Long journey to college starts here


Ian Feld, Staff Writer

Senioritis usually begins to kick in around the beginning of second semester as the calendar turns and the next graduating class starts to count down the days until they’re out of high school. 

For many, the next step is college. Throughout their final year, students spend countless hours applying to schools and for scholarships in hopes that they’ll get into the school they want or get the financial aid they need. The only issue with this is that the amount of work required for applications can be overly stressful for seniors. 

“It takes a long time,” Cabria Shelton, senior, said of the process. “It’s definitely very demanding.”

Shelton applied to 15 schools and has been accepted into at least 10 of them, including her top choice, Rhodes College. Part of the reason she found the process so difficult was that it had to be completed around the school work she already had on her plate.

“I had a lot of long nights and early mornings,” Shelton said. “It’s hard to balance school work and applying to college.”

Leah Zukosky, senior, filled out applications for 13 different private liberal arts colleges. She, like Shelton, found the most challenging part of applying was balancing it with the responsibilities of school.

“I think that entire time of year is really difficult in general,” Zukosky said. “If you’re taking a lot of AP classes you have to do that work on top of applications.”

Simiarly, Folly Dotou, senior, found that the requirements for applying to college were stressful and time consuming. Dotou, who will be attending Rockhurst University in the fall, applied to six schools, including Calvin University, Missouri S & T and Westminster College, and was accepted into five of them.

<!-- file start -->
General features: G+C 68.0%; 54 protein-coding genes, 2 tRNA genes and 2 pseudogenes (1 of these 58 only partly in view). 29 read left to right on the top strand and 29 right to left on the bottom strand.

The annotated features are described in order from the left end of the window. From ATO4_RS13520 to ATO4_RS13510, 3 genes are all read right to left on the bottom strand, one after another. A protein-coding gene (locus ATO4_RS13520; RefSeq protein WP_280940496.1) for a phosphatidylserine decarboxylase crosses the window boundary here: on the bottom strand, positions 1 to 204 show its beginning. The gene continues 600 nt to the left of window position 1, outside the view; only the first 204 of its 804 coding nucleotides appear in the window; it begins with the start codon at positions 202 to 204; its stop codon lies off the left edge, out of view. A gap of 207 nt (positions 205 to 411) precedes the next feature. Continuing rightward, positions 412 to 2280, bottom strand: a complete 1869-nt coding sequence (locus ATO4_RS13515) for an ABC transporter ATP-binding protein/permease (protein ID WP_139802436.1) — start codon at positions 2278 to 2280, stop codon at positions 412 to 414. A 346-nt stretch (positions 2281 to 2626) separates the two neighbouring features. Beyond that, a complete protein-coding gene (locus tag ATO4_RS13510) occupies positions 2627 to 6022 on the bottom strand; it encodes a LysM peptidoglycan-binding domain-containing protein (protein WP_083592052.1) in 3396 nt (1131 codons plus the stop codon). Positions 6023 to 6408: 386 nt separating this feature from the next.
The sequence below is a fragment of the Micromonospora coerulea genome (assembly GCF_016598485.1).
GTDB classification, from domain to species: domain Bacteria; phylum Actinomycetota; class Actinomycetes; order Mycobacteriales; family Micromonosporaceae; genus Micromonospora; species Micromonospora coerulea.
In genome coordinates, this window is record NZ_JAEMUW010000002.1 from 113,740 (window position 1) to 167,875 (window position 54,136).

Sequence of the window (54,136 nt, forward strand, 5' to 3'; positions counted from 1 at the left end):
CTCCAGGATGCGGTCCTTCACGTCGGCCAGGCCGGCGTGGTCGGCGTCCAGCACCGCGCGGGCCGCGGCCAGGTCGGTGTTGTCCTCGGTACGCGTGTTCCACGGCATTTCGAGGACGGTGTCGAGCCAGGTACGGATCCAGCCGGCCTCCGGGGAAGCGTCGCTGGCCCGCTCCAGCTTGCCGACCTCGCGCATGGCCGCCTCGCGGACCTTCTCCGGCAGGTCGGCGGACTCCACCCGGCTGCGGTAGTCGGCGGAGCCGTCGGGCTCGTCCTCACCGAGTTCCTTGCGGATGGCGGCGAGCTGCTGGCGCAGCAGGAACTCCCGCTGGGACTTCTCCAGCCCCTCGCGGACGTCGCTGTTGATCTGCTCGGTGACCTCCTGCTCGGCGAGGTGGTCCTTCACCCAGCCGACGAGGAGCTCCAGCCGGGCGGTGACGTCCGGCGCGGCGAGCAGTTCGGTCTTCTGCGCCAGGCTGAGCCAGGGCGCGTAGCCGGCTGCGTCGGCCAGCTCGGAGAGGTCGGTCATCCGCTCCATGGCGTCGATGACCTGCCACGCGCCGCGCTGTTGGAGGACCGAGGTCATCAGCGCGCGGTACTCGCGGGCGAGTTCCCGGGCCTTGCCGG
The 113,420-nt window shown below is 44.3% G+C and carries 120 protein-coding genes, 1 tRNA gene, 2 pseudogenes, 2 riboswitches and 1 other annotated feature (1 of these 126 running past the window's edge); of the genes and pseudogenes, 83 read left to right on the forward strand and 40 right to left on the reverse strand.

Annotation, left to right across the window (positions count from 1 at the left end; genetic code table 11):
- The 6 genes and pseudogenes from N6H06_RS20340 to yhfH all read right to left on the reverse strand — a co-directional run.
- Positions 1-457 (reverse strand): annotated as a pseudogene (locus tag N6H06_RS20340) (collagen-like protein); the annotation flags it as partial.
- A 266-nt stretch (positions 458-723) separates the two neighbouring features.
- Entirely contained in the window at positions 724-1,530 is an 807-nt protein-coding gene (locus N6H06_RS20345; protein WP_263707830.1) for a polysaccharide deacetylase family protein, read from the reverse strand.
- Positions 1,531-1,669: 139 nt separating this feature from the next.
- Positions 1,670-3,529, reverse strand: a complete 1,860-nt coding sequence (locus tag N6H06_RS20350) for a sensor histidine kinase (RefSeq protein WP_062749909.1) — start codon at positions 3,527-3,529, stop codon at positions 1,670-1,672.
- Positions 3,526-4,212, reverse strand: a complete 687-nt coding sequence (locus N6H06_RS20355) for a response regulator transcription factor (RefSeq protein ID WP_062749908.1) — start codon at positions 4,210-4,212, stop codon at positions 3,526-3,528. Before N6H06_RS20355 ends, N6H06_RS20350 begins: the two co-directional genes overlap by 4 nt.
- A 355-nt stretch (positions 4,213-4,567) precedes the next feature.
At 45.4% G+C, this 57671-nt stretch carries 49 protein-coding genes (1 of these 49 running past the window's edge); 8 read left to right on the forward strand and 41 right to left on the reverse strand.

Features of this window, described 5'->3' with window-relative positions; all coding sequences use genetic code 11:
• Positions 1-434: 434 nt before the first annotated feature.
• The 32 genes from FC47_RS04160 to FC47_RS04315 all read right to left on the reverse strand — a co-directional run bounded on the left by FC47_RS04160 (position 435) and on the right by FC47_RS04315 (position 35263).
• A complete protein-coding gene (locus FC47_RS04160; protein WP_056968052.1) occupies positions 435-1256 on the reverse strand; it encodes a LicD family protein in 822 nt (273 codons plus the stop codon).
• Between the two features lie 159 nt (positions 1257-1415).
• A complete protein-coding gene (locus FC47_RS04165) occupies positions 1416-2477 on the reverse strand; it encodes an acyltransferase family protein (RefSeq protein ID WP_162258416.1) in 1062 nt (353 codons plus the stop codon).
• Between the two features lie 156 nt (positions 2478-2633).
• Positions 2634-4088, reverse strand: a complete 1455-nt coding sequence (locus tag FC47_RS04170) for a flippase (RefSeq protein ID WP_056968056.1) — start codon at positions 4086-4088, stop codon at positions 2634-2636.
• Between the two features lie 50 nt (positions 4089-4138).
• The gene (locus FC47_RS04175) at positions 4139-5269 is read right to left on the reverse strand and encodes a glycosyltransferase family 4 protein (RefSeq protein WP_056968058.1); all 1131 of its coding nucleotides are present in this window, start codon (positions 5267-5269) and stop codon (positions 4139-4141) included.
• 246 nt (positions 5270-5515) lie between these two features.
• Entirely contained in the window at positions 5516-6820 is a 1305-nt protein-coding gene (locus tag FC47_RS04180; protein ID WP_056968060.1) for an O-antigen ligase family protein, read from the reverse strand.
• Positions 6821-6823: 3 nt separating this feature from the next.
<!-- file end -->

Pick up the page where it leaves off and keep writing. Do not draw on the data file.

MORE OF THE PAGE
“I probably could have applied to more,” Dotou said. “But the process is exhausting, especially when you start applying for scholarships.”

Many times the requirements for scholarships are even more demanding than the college applications. Most require essays or community service or other time-consuming activities. 

For instance, Andrew Immer, senior, applied to three colleges and will attend Kansas University. Immer also applied for seven scholarships and had to write essays on topics ranging from his reasons for attending the school to describing his goals.

“I thought the essays required a lot of time and effort to be put in,” Immer said. “It’s your first impression to the school; it can make or break your application.”

The competition between schoolwork and applying can make the process difficult to approach alone, especially since so much can rest on one essay. Madeleine Gibson, college advisor, is tasked with helping guide seniors through the whole ordeal, but with well over 100 seniors, the extent of her assistance can be limited. 

“I meet with every senior at least once during each semester, but I won’t walk anyone through the process unless they explicitly ask for it,” Gibson said. “I try to help equip people to fill out their applications, not do it for them.”

Applying to colleges is an undoubtedly stressful process, but the additional factors of schoolwork and in some cases, little help, makes it especially daunting. One solution would be to have time during the school year where seniors could take a break from their work and focus on this important aspect of moving on from high school. This could make applying to college more accessible for more students who might normally be intimidated by it.

“It would only be a couple days to a week,” Dotou said. “That alone could improve the process and make it less stressful for us.”